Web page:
Oshkosh Oh My Gosh!

Last summer, Stephen was in Afghanistan when his MATV hit an IED. He and his fellow soldiers were thankfully perfectly fine, but it was a jarring experience none the less. Fast forward to this summer – the good people at Oshkosh Defense, where MATVs and other military vehicles are made, read my story and invited me out to see where the magic happens at their factory in Wisconsin. I was hesitant at first. I’m not really a fan of putting myself in situations where I don’t know what to expect. I prefer the routine, the familiar, the quiet and comfortable. Before I could talk myself out of it, I agreed to attending because I knew I’d regret it if I missed this opportunity. The good people at Oshkosh paid for my travel and hotel (and treated me like a queen!), but as always everything you read here is my opinion.


Sunday I flew on two small planes from El Paso to Denver and from Denver to Milwaukee, where I was greeted by a man holding a sign with my name on it. I’ve always wanted to be one of those people at the airport getting picked up with my name on a sign! I spent most of the 90 minute drive to Oshkosh, WI snoozing in the back seat. It was late, and I knew the next day would be a long one. Sure enough, I was up bright and early on Monday.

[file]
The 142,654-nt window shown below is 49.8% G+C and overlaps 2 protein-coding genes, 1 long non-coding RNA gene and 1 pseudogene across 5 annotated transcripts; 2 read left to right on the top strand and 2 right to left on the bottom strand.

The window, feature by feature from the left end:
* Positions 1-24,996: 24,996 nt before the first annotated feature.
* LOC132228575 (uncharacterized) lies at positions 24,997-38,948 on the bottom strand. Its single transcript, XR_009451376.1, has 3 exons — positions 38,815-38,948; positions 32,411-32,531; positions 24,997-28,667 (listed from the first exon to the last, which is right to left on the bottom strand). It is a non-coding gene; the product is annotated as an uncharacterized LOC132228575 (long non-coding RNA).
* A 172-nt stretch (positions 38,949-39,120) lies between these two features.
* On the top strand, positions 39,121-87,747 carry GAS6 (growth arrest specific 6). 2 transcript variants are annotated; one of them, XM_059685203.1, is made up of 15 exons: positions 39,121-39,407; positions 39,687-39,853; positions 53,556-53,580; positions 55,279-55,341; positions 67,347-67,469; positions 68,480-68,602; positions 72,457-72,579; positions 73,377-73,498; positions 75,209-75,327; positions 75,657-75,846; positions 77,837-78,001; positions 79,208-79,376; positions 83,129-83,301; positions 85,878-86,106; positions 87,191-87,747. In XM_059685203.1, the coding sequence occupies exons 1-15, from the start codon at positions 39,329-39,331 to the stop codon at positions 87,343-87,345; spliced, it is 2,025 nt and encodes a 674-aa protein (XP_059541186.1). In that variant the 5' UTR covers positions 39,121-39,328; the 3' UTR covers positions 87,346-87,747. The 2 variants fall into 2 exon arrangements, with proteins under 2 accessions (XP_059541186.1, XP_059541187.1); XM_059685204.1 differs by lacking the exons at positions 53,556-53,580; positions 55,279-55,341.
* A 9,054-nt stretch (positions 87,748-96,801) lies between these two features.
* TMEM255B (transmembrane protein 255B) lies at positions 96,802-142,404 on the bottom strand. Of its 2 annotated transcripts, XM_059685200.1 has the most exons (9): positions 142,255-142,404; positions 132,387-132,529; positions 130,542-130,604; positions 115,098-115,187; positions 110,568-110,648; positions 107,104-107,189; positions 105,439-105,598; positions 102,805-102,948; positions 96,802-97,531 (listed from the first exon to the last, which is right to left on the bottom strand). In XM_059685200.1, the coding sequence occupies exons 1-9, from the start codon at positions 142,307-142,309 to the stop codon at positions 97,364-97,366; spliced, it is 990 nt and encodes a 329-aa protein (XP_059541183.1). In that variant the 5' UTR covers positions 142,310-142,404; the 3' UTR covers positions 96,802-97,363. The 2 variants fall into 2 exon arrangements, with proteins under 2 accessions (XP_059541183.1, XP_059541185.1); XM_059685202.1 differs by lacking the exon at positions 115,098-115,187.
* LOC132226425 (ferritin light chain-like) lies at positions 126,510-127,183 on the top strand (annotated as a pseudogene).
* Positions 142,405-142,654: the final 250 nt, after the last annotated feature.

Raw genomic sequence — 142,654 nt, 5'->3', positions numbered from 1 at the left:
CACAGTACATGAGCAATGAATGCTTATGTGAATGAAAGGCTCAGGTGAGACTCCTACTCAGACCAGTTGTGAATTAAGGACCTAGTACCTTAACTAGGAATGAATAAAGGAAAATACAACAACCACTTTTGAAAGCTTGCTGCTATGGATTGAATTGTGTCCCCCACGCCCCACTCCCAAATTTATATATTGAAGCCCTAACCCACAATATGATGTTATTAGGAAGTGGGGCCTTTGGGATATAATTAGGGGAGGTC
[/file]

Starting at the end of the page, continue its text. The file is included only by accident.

Factory Tour

I was picked up by Alex, who works for Oshkosh and spent the day with me. Together we hit a local coffee shop for some early morning caffeine. I loved how friendly the people of the town were. Even strangers were saying hello and wishing me a happy day! I knew we were off to a good start.

oshkosh ecoat

The first stop at Oshkosh was the E-Coat factory. This is where all the materials used in the vehicles are painted and treated. There is a very technical chemical process. It looks like a giant carwash that unassembled parts are run through. I even got to see screens where they monitor and make sure everything is running smoothly. The special treatment used on the parts helps increase their durability. It was explained to me that even if they are scratched, the scratch won’t spread because of the chemical process. I thought it was so cool to see the care taken even in regard to the teeniest parts.